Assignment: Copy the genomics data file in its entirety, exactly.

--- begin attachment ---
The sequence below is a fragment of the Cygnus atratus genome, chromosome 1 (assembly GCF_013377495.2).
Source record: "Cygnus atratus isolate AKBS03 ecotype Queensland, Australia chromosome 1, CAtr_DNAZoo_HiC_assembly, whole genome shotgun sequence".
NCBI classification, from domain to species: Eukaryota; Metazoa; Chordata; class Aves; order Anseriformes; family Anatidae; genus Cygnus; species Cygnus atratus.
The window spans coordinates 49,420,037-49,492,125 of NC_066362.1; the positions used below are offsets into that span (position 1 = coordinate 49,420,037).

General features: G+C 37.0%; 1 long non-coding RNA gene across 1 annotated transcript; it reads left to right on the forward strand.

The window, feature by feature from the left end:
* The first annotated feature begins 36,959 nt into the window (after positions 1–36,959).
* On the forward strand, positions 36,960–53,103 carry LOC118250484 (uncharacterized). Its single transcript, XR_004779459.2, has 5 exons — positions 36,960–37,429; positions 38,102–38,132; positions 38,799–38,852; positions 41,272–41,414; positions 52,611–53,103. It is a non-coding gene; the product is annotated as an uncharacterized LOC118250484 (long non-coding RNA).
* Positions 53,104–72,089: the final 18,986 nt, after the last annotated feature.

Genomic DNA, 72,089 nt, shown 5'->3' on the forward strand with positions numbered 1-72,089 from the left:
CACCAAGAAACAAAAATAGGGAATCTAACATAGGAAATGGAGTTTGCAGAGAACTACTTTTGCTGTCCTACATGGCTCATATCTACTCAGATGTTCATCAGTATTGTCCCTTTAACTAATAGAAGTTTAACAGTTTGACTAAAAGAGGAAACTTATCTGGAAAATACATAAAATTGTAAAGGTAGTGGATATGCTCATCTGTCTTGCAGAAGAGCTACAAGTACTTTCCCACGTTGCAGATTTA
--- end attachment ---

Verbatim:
The sequence below is a fragment of the Cygnus atratus genome, chromosome 1 (assembly GCF_013377495.2).
Source record: "Cygnus atratus isolate AKBS03 ecotype Queensland, Australia chromosome 1, CAtr_DNAZoo_HiC_assembly, whole genome shotgun sequence".
NCBI classification, from domain to species: Eukaryota; Metazoa; Chordata; class Aves; order Anseriformes; family Anatidae; genus Cygnus; species Cygnus atratus.
The window spans coordinates 49,420,037-49,492,125 of NC_066362.1; the positions used below are offsets into that span (position 1 = coordinate 49,420,037).

General features: G+C 37.0%; 1 long non-coding RNA gene across 1 annotated transcript; it reads left to right on the forward strand.

The window, feature by feature from the left end:
* The first annotated feature begins 36,959 nt into the window (after positions 1–36,959).
* On the forward strand, positions 36,960–53,103 carry LOC118250484 (uncharacterized). Its single transcript, XR_004779459.2, has 5 exons — positions 36,960–37,429; positions 38,102–38,132; positions 38,799–38,852; positions 41,272–41,414; positions 52,611–53,103. It is a non-coding gene; the product is annotated as an uncharacterized LOC118250484 (long non-coding RNA).
* Positions 53,104–72,089: the final 18,986 nt, after the last annotated feature.

Genomic DNA, 72,089 nt, shown 5'->3' on the forward strand with positions numbered 1-72,089 from the left:
CACCAAGAAACAAAAATAGGGAATCTAACATAGGAAATGGAGTTTGCAGAGAACTACTTTTGCTGTCCTACATGGCTCATATCTACTCAGATGTTCATCAGTATTGTCCCTTTAACTAATAGAAGTTTAACAGTTTGACTAAAAGAGGAAACTTATCTGGAAAATACATAAAATTGTAAAGGTAGTGGATATGCTCATCTGTCTTGCAGAAGAGCTACAAGTACTTTCCCACGTTGCAGATTTA